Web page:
I do have a catch-all Anywhere context, but I use it sparingly, and only for tasks I could truly do anywhere. Example: sketching design ideas for ADHD Homestead stickers (keep an eye out for a Kickstarter campaign featuring those this fall). I always have my notebook, so I can do this in a train station, coffee shop, or even on the beach.

Bottom line: I need to take advantage of whatever kind of productive time I have right now. Contexts ensure I have something to do, regardless of my home’s mood and status. That’s a big deal, and it’s a reason to get my contexts right.

Are you at home full-time? Have you tried GTD? How do you make the most of your day?

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For a better to-do list, just add context.

I hate knowing I have tons to do, yet blanking when I try to think of specific tasks. This feeling defined my mid-20s, just before I started learning about and treating my ADHD.

I existed in a constant state of stress and anxiety, but I couldn’t articulate — even to myself — what exactly I needed to do.

Medication helped settle my thoughts. Next, I needed a system to organize them.

My salvation came in the form of David Allen’s Getting Things Done. If you haven’t tried GTD or if you find the whole system too rigid, allow me to share one of the most important concepts:

Context is everything.

Why traditional lists and planners failed me

To-do lists never worked for me until I sorted them by context — that is, the location or resources they require. This was a major paradigm shift. I spent years struggling with calendar-based personal planners and daily to-do lists, recopying incomplete tasks from one day to the next.

Of course, some tasks need to happen on a specific day, like paying rent or turning in kids’ summer camp registrations. I still write those on my calendar. Others just require the right environment: a phone, a quiet room, a computer, or a specific person. For those, I keep context-based to-do lists in an app called Toodledo. Toodledo’s web and mobile apps keep my lists at my fingertips everywhere I go. Here are my contexts:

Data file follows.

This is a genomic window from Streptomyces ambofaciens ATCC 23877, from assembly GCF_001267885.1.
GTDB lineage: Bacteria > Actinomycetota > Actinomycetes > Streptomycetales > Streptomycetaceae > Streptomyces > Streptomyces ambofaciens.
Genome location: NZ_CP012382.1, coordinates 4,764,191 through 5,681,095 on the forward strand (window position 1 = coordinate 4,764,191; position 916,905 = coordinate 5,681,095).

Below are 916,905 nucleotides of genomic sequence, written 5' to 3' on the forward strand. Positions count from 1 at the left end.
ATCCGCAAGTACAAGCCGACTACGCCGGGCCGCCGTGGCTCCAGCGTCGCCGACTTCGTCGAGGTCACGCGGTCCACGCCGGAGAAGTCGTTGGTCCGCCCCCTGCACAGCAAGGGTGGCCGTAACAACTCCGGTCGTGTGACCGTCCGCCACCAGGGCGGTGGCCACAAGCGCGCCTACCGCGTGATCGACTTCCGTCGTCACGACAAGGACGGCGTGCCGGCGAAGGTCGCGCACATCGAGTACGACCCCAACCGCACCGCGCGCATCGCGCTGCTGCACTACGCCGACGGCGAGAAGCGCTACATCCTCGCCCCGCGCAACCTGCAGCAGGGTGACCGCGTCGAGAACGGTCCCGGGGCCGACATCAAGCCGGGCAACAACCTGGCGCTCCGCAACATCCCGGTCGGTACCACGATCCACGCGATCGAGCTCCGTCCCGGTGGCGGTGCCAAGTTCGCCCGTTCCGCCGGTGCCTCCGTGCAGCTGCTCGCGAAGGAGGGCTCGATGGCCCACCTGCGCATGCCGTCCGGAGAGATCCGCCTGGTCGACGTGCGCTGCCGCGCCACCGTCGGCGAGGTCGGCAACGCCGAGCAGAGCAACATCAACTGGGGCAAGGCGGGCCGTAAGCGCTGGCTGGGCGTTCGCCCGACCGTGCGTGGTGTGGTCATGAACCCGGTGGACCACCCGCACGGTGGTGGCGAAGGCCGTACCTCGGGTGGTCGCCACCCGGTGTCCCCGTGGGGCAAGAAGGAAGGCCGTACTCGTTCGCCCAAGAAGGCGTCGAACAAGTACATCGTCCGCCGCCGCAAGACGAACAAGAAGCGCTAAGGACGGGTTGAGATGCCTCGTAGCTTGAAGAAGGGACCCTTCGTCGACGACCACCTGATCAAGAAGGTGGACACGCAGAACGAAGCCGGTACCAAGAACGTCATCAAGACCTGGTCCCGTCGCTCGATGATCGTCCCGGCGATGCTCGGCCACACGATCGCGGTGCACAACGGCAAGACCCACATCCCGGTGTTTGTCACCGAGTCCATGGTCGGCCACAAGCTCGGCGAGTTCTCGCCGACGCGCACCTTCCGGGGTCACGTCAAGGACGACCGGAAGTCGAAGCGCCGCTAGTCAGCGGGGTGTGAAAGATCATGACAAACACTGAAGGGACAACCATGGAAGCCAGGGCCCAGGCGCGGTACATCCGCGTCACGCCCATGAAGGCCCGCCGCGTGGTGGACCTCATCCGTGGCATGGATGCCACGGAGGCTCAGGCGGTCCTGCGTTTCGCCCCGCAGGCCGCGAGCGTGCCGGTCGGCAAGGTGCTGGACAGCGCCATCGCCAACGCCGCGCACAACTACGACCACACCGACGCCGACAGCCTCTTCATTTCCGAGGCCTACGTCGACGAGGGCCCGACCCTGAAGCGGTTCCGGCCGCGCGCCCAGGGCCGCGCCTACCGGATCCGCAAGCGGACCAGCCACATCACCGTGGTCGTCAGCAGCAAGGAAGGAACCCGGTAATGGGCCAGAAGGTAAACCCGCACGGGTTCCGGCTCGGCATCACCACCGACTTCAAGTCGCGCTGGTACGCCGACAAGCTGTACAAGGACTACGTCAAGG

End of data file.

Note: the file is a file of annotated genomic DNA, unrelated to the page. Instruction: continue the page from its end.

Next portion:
I also generate contexts as needed for my mom, husband, grandmother, and anyone else I converse with regularly.

If you dislike apps, try a sheet of loose leaf paper or a page in a notebook for each context. Anything that keeps your lists separate will do just fine.

Still wondering how this beats one neat, centralized list?

Allen claims, and I agree, that a single list would make it “too difficult to see what you need to see; each time you got any window of time to do something, you’d have to do unproductive re-sorting.”

Consider this alongside ADHD’s inherent working memory weaknesses. As Russell Barkley explains in Taking Charge of Adult ADHD, we use working memory to organize and prioritize tasks, hold multiple things in mind, and figure out what to do next.

For someone with unreliable working memory, a poorly-organized to-do list isn’t just “unproductive,” it’s paralyzing.

to-do list context graphic“It’s not that you’re incapable of logical analysis or you lack intelligence…” Barkley writes, “it’s just that you need to make the process tangible and external…so your emotions don’t erupt with the frustration of trying to do it all in your head.”

Externalizing tasks into contextual ‘buckets’ takes a huge load off your working memory. This makes it easier to get into your productivity groove (sometimes known as hyperfocus).

Hyperfocus for good

Hyperfocus has a bad reputation in our household. It makes it hard for ADHD’ers to change gears and switch tasks. However, with context-based to-do lists, we can use hyperfocus to our advantage.

I may put phone calls off as long as possible, but by the time I force myself to do it (usually a deadline is looming), I settle in and finish them all at once. My husband calls this “task inertia.”

Here’s the thing: I’d freak out if I tried to comb through my to-do list (usually 60+ items long) for the three phone calls I need to make. A separate, ready-to-roll, phone-calls-only list enables me to make more than one of the dreaded calls. It removes obstacles to task inertia.